2.) I will probably catch a lot of flack from readers on this next feature, the 30mm tube, but here we go (try to remember, this is what “I” think...but then again, I do have a great deal of experience with both 30mm and 1 inch tube scopes). To start with, until recently, 30mm tube scopes were not common in the brand names we are all familiar with. Most were European scopes that came with big price tags. In the summer of 2009, before I started thinking outside the box, the only scope I found in the $300 range that had a 30 mm tube with one piece tube was a FullField 30, which is made by Burris. When I found it on the internet, I had never seen it before but had used several of Burris’ Fullfield II 1 inch tube scopes with great results. I bought the scope and used it last summer on a new rifle (muzzleloader) we were testing and hunted with it this past winter – and I would recommend it to anyone. As to why a 30mm tube, and this is where the flack will start, I really believe that the only way to really get more light to your eye is to have the light from the objective lens, no matter how big it is, pass through a larger diameter (30mm) tube. If you read enough about 30mm tubes vs 1 inch tubes, you will find a lot that supports my opinion (and some that won’t). One more quality in the 30mm tube that I like is that you will have more clicks available in both windage and elevation if needed.
3.) Having the ability to focus or adjust the paralex of the scope from the eye piece or with a knob from the left side of the turrent is a great option. In my opinion, if you have a scope on a muzzleloader where the focus is done by adjusting a knob on the objective lens, you’ve put too much slope on the rifle.
4.) There is not a lot to say on the one-piece tube, a one-piece tube will hold up better.
5.) My reasoning behind drawing the line with a rule about having a scope with an objective lens 44mm or smaller is easy: good marksmanship skills and habits. I’m a huge believer in having the scope mounted on the rifle as low as possible. By keeping the scope as low to the rifle as possible, it allows you to properly mount the rifle to your cheek with the stock, this is called “stock weld”. This puts the rifle in a more natural shooting position which allows better shot placement and also allows you to better accept, and recover from, the rifle’s recoil. As a general rule, a 40mm to 42mm scope can be mounted using low bases and up to a 44mm can be mounted with medium bases.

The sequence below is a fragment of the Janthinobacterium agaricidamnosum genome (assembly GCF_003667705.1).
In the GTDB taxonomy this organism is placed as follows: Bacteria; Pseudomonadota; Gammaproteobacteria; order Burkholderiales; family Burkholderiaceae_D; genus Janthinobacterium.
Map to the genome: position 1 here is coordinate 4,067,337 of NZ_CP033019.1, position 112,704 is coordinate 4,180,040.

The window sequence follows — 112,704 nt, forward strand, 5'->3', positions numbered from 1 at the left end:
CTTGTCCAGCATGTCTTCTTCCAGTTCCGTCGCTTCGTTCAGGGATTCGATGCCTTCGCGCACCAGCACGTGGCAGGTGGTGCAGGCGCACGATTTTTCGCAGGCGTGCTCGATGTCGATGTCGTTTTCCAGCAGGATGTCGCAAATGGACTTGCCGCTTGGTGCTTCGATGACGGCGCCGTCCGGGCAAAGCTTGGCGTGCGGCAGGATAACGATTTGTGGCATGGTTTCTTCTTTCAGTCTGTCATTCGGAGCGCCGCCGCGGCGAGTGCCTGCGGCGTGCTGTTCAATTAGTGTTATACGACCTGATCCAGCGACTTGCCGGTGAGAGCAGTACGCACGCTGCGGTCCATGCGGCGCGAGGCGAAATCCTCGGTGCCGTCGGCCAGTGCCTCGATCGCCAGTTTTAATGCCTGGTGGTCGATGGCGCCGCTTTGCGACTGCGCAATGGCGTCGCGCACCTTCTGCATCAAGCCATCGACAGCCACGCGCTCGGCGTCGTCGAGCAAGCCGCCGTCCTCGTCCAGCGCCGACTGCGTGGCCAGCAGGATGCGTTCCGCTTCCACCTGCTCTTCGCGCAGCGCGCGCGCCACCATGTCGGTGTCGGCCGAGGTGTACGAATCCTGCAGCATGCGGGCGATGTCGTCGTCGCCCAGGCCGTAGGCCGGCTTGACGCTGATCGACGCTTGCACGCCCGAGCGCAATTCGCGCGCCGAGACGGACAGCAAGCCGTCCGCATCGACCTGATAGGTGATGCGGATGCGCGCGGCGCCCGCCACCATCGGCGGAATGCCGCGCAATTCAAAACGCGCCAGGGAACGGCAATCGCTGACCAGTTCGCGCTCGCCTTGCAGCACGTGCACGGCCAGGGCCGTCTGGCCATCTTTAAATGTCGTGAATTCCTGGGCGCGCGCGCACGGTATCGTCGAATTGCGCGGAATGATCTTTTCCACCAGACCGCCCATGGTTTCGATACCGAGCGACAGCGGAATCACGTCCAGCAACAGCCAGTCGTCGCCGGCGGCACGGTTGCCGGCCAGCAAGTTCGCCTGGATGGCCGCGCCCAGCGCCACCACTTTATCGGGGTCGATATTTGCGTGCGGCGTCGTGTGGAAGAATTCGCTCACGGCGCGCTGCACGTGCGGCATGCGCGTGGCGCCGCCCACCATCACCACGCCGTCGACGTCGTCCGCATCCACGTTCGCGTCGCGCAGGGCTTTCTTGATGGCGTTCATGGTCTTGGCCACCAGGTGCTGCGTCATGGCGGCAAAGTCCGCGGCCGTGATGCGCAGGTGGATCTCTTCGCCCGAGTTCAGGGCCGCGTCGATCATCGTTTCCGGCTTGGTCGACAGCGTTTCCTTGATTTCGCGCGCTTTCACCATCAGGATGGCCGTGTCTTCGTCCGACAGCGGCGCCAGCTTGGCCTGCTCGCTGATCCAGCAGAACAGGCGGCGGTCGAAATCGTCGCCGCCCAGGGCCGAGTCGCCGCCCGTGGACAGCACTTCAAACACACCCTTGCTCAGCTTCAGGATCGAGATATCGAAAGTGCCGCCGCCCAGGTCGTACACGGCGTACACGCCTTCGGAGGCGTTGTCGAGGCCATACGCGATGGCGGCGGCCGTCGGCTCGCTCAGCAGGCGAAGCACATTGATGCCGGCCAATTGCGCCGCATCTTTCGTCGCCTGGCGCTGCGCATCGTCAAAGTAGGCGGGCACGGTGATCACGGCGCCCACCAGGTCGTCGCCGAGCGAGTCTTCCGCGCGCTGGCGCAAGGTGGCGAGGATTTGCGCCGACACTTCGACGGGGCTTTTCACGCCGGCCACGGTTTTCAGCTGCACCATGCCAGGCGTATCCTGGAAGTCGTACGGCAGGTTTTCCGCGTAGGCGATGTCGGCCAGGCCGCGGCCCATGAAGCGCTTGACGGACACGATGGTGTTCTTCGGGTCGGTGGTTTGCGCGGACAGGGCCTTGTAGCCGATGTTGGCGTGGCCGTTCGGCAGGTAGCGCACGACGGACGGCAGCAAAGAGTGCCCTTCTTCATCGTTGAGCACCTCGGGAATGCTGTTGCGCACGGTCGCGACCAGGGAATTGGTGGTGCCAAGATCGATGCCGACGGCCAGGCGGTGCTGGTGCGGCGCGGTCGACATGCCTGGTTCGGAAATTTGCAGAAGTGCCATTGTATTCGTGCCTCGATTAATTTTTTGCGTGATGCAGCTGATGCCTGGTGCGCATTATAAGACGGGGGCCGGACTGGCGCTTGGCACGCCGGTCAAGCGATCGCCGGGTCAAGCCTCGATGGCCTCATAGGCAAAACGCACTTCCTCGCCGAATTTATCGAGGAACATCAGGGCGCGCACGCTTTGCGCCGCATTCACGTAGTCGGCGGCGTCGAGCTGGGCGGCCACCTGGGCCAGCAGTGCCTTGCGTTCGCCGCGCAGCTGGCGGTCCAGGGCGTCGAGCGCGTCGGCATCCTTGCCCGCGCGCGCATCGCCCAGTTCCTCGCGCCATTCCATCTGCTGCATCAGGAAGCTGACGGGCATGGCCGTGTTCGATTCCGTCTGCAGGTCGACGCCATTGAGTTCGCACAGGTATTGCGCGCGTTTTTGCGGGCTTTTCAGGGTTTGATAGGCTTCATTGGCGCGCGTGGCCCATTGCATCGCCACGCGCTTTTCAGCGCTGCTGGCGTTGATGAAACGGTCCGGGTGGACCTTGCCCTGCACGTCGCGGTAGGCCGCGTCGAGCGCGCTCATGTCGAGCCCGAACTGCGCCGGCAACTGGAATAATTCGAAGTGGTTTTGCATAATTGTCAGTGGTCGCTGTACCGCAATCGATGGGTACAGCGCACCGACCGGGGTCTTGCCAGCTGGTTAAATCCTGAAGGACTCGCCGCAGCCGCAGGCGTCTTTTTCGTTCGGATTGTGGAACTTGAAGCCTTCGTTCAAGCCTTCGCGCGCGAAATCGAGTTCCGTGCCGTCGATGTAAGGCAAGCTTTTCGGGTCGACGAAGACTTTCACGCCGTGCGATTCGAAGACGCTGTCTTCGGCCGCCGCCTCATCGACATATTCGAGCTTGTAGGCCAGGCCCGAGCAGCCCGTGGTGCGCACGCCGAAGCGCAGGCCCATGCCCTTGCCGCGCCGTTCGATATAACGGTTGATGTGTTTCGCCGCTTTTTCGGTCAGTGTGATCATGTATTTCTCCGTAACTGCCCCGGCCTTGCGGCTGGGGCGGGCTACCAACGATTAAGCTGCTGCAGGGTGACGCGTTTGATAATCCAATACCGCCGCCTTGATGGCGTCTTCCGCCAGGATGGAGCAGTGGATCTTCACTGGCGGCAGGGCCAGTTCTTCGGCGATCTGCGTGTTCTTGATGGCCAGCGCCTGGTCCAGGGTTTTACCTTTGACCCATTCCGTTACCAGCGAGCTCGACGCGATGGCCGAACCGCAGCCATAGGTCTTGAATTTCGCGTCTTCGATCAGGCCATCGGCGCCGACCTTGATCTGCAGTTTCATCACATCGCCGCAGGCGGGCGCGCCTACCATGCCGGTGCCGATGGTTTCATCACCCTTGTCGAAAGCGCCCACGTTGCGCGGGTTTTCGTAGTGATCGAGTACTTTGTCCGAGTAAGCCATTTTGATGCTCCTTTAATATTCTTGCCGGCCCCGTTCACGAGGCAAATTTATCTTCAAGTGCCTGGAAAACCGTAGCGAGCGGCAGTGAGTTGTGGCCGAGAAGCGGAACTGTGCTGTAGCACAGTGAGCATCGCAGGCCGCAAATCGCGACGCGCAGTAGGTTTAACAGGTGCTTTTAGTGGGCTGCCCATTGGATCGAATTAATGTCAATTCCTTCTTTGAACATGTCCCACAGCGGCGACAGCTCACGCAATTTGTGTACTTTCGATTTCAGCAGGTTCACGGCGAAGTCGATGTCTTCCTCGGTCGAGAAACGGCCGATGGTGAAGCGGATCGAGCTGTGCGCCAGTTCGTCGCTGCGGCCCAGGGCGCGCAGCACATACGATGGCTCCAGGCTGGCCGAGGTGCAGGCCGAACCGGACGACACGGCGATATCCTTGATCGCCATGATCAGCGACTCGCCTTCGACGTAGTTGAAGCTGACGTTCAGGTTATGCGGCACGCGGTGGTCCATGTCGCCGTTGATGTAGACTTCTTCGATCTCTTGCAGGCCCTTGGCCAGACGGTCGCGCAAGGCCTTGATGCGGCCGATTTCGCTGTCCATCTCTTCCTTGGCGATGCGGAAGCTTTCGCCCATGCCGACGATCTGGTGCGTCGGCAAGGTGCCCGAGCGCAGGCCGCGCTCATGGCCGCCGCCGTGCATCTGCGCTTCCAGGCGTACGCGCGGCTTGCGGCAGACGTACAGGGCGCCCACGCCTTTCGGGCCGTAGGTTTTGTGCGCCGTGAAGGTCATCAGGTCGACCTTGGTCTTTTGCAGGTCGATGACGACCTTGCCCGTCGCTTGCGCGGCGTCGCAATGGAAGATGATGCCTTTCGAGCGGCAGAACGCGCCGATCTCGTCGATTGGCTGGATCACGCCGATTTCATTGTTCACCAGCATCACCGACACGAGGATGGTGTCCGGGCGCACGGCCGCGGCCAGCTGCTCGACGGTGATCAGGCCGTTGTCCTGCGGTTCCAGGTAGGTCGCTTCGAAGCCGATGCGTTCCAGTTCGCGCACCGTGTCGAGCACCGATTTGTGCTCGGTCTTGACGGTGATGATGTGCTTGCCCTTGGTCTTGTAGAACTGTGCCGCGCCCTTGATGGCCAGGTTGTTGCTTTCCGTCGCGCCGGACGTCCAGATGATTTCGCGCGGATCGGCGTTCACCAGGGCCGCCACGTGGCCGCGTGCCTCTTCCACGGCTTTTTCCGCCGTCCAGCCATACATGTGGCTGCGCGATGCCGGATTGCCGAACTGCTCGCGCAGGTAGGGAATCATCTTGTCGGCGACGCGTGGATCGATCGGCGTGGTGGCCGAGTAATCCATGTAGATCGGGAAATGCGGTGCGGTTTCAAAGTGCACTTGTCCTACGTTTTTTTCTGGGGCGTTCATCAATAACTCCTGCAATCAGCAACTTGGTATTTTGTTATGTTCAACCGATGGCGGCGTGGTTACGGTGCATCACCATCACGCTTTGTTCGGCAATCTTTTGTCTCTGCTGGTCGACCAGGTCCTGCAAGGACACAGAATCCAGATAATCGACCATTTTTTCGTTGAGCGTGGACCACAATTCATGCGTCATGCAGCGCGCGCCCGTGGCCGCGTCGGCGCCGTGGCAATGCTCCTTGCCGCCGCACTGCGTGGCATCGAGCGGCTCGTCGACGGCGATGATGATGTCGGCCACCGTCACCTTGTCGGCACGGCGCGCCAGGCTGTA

6.) And lastly is the price. I found all of the above features, plus a few more, in very well-built scopes for around $300, give or take $25 each way. All of the scopes I looked at during my visit to the Shot Show have limited lifetime warranties and seem very well-built.
One company, Konus, has a scope with all of the features I was looking for, plus it had a lit redical for low light. This is a high-quality scope, it has a great price and all of the Konus sales reps were very helpful and made sure that I understood all the features of their products. I like to see confidence and superior product-knowlege in a sales rep.
Another company, Leatherwood / Hi-Lux also had a great line of products of high-quality with good prices. I met Mr. John Wu, the company president, who was very proud of his company’s proudcts and it’s staff. We spoke for a while about both and I’m expecting great things from these scopes.
We will be testing scopes from both Konus and Leatherwood this spring and letting you all know the results by late summer.
In short, high quality does not come with a big price tag, but Konus and Leatherwood will have to pass the long and rigid MAX Tests before we pass it on to you , the consumer and our customers, as a product we recommend.